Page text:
The Imperfect Union: Constitutional Structures of German Unification

By Peter E. Quint | Go to book overview

CHAPTER 5
Constitutional Reform in the GDR, 1989–1990:
Amending the Constitution

THE Round Table draft and related attempts to enact a wholly new constitution were not the only constitutional developments in the last year of the GDR. Indeed, beginning in early December 1989, the East German political system moved steadily away from the principles of the old Stalinist document through a series of constitutional amendments and related statutory provisions. Some of these measures were adopted in the Modrow period before the election of March 1990, and other provisions—more clearly directed toward unification—were enacted during the de Maizière regime.


THE OLD VOLKSKAMMER AND THE MODROW GOVERNMENT

Even during the period when the eventual adoption of a new GDR Constitution seemed to be a real prospect, most believed that certain constitutional changes were needed so urgently that they should be made by amending the 1968/74 constitution immediately—although that document, resting on Stalinist foundations, was generally agreed to be fundamentally unsalvageable. Because of the urgency of these amendments, it was necessary that they be enacted by the unreformed Volkskammer, even before its replacement by a freely chosen parliament that would be seen as legitimate.

Acting before the election of March 18, 1990, therefore, the old Volkskammer under the government of Hans Modrow adopted four sets of amendments which indicate the areas in which reform was viewed as most urgent in that early period. 1 Although these amendments lacked the full legitimacy of changes enacted by the new Volkskammer after the election of March 18, 1990, they made a more powerful public impression and were in a sense more important. After the election of March 18, it was clear that unification would soon be achieved—on terms basically determined by the conservative coalition in the west—and subsequent amendments were steps leading to that almost certain conclusion. The earlier changes, in contrast, were measures still being undertaken by a more or less autonomous state in the process of groping toward a new and not entirely foreseeable constitutional order.


Rejection of Leading Role of the Communist Party

The first constitutional change was an amendment of enormous symbolic importance: on December 1, 1989, the Volkskammer amended article 1 of the 1974 constitution to abolish the special leadership role of the “working class

-35-

Notes for this page

Add a new note
If you are trying to select text to create highlights or citations, remember that you must now click or tap on the first word, and then click or tap on the last word.
One moment ...
Default project is now your active project.
Project items
Notes
Cite this page

Cited page

Style
Citations are available only to our active members.
Buy instant access to cite pages or passages in MLA 8, MLA 7, APA and Chicago citation styles.

(Einhorn, 1992, p. 25)

(Einhorn 25)

(Einhorn 25)

1. Lois J. Einhorn, Abraham Lincoln, the Orator: Penetrating the Lincoln Legend (Westport, CT: Greenwood Press, 1992), 25, http://www.questia.com/read/27419298.

Note: primary sources have slightly different requirements for citation. Please see these guidelines for more information.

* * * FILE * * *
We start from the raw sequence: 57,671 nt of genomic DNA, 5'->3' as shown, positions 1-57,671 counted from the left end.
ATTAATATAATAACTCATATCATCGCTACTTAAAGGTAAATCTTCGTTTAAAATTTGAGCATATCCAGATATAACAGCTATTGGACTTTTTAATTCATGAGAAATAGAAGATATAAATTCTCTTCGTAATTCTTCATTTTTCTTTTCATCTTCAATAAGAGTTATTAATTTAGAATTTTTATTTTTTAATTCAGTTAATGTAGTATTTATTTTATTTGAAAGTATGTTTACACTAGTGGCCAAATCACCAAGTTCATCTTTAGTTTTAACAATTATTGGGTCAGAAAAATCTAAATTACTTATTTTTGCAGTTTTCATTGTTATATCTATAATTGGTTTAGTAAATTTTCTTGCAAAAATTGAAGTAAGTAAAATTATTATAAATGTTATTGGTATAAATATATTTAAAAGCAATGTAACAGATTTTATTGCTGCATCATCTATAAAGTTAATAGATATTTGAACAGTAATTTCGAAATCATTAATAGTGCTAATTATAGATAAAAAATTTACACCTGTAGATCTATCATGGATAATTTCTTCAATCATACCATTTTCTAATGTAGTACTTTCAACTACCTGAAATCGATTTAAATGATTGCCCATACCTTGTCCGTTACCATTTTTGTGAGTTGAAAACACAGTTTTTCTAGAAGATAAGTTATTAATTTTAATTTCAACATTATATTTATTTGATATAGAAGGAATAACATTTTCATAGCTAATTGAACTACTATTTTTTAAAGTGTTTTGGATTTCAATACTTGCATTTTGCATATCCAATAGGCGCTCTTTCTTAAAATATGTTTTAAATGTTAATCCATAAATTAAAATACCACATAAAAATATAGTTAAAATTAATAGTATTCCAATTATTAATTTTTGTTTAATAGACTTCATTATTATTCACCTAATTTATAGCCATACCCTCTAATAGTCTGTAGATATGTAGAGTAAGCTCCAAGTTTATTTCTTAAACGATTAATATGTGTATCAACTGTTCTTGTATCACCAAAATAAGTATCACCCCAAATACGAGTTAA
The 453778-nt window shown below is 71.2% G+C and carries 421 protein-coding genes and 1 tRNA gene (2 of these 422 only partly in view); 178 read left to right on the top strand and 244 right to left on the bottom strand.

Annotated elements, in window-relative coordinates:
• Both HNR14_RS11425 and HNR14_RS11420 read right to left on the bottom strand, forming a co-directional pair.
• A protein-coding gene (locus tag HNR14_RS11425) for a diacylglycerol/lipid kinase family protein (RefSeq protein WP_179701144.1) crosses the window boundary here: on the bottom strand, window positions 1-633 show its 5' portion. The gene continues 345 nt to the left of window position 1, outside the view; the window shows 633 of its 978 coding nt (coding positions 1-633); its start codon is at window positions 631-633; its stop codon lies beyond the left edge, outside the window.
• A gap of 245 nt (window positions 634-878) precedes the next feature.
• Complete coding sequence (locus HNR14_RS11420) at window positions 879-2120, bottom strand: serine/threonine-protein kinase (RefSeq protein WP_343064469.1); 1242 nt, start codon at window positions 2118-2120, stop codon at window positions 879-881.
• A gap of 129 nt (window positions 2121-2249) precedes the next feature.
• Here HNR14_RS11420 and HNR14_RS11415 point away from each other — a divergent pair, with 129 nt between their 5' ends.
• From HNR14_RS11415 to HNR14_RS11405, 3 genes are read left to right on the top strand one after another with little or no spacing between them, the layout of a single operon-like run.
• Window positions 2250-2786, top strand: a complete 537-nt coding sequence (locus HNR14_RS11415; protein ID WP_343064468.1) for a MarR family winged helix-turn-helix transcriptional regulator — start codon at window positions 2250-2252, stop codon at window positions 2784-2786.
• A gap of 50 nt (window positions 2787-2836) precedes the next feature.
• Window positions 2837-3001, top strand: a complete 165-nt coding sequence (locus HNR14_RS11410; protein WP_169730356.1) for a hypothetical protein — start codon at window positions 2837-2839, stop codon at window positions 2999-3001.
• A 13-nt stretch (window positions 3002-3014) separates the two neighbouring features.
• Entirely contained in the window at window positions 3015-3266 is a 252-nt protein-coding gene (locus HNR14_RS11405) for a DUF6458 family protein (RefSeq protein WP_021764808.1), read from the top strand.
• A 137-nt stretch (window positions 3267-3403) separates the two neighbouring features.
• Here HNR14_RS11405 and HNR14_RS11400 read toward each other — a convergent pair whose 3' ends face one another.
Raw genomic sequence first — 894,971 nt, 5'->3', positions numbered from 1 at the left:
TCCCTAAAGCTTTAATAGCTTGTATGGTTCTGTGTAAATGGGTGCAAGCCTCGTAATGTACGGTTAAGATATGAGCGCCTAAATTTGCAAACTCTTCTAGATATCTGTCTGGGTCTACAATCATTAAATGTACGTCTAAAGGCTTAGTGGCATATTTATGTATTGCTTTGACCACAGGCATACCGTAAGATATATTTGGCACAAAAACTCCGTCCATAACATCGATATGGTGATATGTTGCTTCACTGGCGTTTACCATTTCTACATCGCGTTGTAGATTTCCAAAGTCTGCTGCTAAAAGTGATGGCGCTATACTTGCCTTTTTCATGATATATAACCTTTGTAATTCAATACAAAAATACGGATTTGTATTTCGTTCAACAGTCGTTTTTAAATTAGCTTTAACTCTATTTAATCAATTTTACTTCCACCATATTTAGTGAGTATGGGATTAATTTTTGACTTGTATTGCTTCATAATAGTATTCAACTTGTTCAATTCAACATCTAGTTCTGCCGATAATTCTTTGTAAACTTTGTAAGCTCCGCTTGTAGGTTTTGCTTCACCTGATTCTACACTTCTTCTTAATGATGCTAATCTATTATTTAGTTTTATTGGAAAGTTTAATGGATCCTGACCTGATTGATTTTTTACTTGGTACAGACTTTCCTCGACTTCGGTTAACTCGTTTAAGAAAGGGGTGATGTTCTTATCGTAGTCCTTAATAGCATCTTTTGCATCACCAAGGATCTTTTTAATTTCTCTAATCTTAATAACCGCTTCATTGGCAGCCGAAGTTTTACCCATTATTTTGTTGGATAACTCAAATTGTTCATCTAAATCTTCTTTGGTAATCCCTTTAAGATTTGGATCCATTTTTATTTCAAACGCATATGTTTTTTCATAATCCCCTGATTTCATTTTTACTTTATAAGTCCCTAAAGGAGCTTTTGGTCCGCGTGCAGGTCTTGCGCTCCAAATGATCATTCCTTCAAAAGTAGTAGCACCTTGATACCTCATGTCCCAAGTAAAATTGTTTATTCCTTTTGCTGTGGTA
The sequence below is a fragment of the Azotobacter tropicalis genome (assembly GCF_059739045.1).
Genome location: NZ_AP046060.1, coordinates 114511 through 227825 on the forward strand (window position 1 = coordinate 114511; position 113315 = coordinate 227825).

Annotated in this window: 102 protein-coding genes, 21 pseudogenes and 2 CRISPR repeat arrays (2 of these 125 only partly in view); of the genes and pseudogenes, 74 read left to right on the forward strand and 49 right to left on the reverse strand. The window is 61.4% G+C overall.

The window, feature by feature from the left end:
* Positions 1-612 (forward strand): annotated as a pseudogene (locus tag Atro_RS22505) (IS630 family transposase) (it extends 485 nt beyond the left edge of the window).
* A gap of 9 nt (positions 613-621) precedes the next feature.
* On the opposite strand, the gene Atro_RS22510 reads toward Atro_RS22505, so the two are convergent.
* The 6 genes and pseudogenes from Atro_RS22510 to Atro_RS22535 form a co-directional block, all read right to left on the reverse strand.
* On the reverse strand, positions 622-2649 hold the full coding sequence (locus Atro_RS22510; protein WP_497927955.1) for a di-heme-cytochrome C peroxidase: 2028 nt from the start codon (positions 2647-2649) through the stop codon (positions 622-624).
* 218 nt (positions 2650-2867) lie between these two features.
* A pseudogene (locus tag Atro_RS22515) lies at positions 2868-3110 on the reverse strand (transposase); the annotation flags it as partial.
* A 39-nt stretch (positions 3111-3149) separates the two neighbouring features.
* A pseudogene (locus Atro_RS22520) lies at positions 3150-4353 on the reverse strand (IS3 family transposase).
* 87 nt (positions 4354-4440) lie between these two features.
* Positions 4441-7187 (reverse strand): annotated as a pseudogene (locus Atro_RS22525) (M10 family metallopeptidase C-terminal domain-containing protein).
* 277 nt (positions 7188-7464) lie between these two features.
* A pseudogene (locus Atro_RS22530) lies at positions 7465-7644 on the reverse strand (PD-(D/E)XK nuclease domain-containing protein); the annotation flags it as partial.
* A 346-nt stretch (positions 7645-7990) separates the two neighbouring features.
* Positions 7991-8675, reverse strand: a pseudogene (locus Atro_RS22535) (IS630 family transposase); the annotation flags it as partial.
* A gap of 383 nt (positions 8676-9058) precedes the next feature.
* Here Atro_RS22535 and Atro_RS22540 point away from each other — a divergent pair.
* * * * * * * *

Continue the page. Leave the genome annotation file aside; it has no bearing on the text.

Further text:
Cited page

Bookmark this page
The Imperfect Union: Constitutional Structures of German Unification
Table of contents

Table of contents

Settings

Settings

Typeface
Text size Smaller Larger Reset View mode
Search within

Search within this book

Look up

Look up a word

  • Dictionary
  • Thesaurus
Please submit a word or phrase above.
Print this page

Print this page

Why can't I print more than one page at a time?

Help
Full screen
Items saved from this book
  • Bookmarks
  • Highlights & Notes
  • Citations
/ 482

matching results for page

    Questia reader help

    How to highlight and cite specific passages

    1. Click or tap the first word you want to select.
    2. Click or tap the last word you want to select, and you’ll see everything in between get selected.
    3. You’ll then get a menu of options like creating a highlight or a citation from that passage of text.

    OK, got it!

    Cited passage

    Style
    Citations are available only to our active members.
    Buy instant access to cite pages or passages in MLA 8, MLA 7, APA and Chicago citation styles.

    "Portraying himself as an honest, ordinary person helped Lincoln identify with his audiences." (Einhorn, 1992, p. 25).

    "Portraying himself as an honest, ordinary person helped Lincoln identify with his audiences." (Einhorn 25)

    "Portraying himself as an honest, ordinary person helped Lincoln identify with his audiences." (Einhorn 25)

    "Portraying himself as an honest, ordinary person helped Lincoln identify with his audiences."1

    1. Lois J. Einhorn, Abraham Lincoln, the Orator: Penetrating the Lincoln Legend (Westport, CT: Greenwood Press, 1992), 25, http://www.questia.com/read/27419298.

    Cited passage

    Thanks for trying Questia!

    Please continue trying out our research tools, but please note, full functionality is available only to our active members.

    Your work will be lost once you leave this Web page.

    Buy instant access to save your work.

    Already a member? Log in now.

    Search by... Author
    Show... All Results Primary Sources Peer-reviewed

    Oops!

    An unknown error has occurred. Please click the button below to reload the page. If the problem persists, please try again in a little while.